And again, as to the argument derivable from the Doxologies, it must not be forgotten that one of

| Ante-nicene Test to the Trinity, p. 69.

? “Quia et Pater Deus est, et judex Deus est, non tamen ideo Pater et judex semper, quia Deus semper. Nam nec Pater potuit esse ante Filium, nec judex ante delictum. Fuit autem tempus, cam et delictum et Filius non fuit, quod judicem, et qui Patrem Dominum faceret."- Contr. Herm. 3.

the passages in St. Justin Martyr includes the worship of the Angels. “We worship and adore,” he says, “Him, and the Son who came from Him and taught us these things, and the host of those other good Angels, who follow and are like Him, and the Prophetic Spirit.”1 A Unitarian? might argue from this passage that the glory and worship which the early Church ascribed to our Lord was not more definite than that which St. Justin was ready to concede to creatures.

Thus much on the doctrine of the Holy Trinity. Let us proceed to another example. There are two » doctrines which are generally associated with the name of a Father of the fourth and fifth centuries, and which can allege little definite testimony in their behalf before his time,-Purgatory and Original Sin. The dictum of Vincent admits both or excludes both, according as it is or is not rigidly taken; but if used as the “ Lesbian Rule," then of course it can be made to admit Original Sin and exclude Purgatory.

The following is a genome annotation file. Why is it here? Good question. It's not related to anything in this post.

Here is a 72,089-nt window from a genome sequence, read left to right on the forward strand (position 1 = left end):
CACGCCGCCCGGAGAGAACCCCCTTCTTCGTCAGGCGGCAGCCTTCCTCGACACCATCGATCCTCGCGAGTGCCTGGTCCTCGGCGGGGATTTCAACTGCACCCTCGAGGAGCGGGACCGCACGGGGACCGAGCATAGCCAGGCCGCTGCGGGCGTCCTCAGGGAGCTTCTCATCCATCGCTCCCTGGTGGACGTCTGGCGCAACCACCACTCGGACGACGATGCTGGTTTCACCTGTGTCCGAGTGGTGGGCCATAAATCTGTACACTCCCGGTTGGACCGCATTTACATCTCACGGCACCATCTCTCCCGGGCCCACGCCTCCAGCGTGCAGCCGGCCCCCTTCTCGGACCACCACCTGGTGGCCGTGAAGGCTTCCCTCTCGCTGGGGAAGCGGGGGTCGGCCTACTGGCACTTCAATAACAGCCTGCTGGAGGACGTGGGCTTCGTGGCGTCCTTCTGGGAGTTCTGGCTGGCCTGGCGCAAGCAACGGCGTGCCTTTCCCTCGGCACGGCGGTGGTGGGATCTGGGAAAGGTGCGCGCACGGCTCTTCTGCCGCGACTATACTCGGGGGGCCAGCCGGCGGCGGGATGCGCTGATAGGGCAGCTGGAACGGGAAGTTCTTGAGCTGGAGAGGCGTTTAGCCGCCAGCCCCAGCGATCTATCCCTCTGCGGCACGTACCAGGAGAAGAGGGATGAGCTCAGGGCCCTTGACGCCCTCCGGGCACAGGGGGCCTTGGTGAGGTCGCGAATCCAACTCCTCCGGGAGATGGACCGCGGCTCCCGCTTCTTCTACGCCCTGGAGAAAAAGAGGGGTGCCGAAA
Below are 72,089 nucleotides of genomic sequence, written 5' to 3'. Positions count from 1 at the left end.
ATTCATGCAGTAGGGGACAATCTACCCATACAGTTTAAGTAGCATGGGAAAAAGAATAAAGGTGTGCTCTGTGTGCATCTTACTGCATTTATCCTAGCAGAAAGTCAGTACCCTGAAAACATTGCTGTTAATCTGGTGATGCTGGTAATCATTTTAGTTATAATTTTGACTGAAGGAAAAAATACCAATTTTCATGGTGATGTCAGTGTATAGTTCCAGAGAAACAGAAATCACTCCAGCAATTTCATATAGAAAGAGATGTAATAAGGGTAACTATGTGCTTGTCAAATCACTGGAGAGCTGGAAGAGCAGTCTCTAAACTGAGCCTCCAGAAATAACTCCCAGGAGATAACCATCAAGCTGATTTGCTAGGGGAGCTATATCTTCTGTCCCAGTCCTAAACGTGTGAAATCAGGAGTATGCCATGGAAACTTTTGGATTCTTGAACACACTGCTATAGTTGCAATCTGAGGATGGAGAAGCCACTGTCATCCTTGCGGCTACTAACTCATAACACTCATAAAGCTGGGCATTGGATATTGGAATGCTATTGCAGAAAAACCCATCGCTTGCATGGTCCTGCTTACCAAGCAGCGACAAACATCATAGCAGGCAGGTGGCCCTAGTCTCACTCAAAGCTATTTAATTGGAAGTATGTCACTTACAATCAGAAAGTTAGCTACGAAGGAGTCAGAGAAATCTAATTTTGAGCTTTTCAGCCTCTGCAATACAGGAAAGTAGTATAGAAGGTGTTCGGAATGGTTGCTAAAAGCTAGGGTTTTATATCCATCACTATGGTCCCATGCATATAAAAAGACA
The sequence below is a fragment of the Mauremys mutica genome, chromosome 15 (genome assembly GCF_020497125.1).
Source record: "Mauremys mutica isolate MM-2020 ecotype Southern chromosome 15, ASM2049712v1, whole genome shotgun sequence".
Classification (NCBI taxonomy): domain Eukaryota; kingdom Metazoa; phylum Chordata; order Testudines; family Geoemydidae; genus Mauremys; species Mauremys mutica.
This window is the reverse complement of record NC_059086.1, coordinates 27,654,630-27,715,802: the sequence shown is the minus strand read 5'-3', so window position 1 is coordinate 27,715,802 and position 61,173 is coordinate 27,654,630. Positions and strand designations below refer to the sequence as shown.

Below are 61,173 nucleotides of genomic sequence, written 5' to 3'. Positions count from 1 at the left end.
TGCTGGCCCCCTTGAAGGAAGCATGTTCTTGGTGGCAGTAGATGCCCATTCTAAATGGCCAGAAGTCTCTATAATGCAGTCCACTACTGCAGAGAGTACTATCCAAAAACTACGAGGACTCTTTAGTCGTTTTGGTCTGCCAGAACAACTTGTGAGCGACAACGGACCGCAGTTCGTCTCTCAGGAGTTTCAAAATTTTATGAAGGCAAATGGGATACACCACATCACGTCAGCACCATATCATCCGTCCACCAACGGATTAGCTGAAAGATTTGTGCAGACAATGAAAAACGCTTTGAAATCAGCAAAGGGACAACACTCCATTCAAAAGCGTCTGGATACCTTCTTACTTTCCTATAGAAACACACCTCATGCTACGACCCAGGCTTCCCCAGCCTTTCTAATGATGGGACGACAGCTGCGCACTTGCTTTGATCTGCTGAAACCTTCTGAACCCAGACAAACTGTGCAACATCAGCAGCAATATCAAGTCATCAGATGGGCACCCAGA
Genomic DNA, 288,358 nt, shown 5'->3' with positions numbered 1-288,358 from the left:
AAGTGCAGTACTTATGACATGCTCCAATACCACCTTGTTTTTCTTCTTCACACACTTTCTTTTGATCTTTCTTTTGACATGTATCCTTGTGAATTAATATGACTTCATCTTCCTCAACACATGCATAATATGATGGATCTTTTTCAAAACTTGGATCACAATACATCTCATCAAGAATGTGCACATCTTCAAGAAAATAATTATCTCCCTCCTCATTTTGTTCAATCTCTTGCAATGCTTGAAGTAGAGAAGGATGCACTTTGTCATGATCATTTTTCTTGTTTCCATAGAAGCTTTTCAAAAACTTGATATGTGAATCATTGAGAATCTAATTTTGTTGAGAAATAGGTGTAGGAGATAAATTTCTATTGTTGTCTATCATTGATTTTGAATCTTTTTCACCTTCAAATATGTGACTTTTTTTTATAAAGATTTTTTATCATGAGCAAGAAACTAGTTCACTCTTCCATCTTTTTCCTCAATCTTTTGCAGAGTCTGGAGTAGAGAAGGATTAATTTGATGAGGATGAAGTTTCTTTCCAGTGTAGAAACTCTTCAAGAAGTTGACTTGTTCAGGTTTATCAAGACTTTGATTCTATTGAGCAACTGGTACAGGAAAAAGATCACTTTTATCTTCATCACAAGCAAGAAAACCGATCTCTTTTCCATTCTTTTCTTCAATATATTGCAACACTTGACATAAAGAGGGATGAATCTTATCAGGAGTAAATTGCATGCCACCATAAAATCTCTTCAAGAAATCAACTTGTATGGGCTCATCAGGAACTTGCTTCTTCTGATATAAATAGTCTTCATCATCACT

On the one hand, the notion of suffering, or trial, c or punishment after this life, in the case of the faithful departed, or other vague forms of the doctrine of Purgatory, has almost a consensus in its favour of the four first ages of the Church, though some Fathers state it with far greater openness and decision than others. It is, as far as words go, the Confession of St. Clement of Alexandria, Tertullian, St. Perpetua, St. Cyprian, Origen, Lactantius, St. Hilary, St. Cyril of Jerusalem, St. Ambrose, St. Basil, St. Gregory of Nazianzus, and of Nyssa, St. Chrysostom, Št. Jerome, St. Paulinus, and St. Augustine. And, on the other hand, there is an agree

1 Vid. infra, towards the end of the Essay, where more will be said on the passage.

2 There seems no reason why we should not allow the title Unitarian as we allow that of Presbyterian. Error is generally partial truth.


ment of Fathers from the first that mankind has derived some disadvantage from the sin of Adam.

Next, when we consider the two doctrines more distinctly,—the doctrine that between death and judgment there is a time or state of punishment; and the doctrine that all men, naturally propagated from fallen Adam, are in consequence born destitute of original righteousness,—we find, on the one hand, several, such as Tertullian, St. Perpetua, St. Cyril, St. Hilary, St. Jerome, St. Gregory Nyssen, as far as their words go, definitely declaring a doctrine of Purgatory: whereas no one will say that there is a testimony of the Fathers, equally strong, for the doctrine of Original Sin, though it is difficult to make any definite statement about their teaching without going into a discussion of the subject.